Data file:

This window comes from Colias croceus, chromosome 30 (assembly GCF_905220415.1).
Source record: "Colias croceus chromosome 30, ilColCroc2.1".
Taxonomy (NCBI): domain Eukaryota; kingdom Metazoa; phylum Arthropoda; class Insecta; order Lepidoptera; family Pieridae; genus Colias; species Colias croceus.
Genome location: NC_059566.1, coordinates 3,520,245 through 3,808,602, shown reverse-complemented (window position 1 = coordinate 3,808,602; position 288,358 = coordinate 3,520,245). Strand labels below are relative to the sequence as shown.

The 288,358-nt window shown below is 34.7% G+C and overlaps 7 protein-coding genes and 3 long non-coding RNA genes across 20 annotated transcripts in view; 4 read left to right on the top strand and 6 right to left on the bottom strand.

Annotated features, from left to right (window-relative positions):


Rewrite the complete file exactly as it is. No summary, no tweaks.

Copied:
This window comes from Colias croceus, chromosome 30 (assembly GCF_905220415.1).
Source record: "Colias croceus chromosome 30, ilColCroc2.1".
Taxonomy (NCBI): domain Eukaryota; kingdom Metazoa; phylum Arthropoda; class Insecta; order Lepidoptera; family Pieridae; genus Colias; species Colias croceus.
Genome location: NC_059566.1, coordinates 3,520,245 through 3,808,602, shown reverse-complemented (window position 1 = coordinate 3,808,602; position 288,358 = coordinate 3,520,245). Strand labels below are relative to the sequence as shown.

The 288,358-nt window shown below is 34.7% G+C and overlaps 7 protein-coding genes and 3 long non-coding RNA genes across 20 annotated transcripts in view; 4 read left to right on the top strand and 6 right to left on the bottom strand.

Annotated features, from left to right (window-relative positions):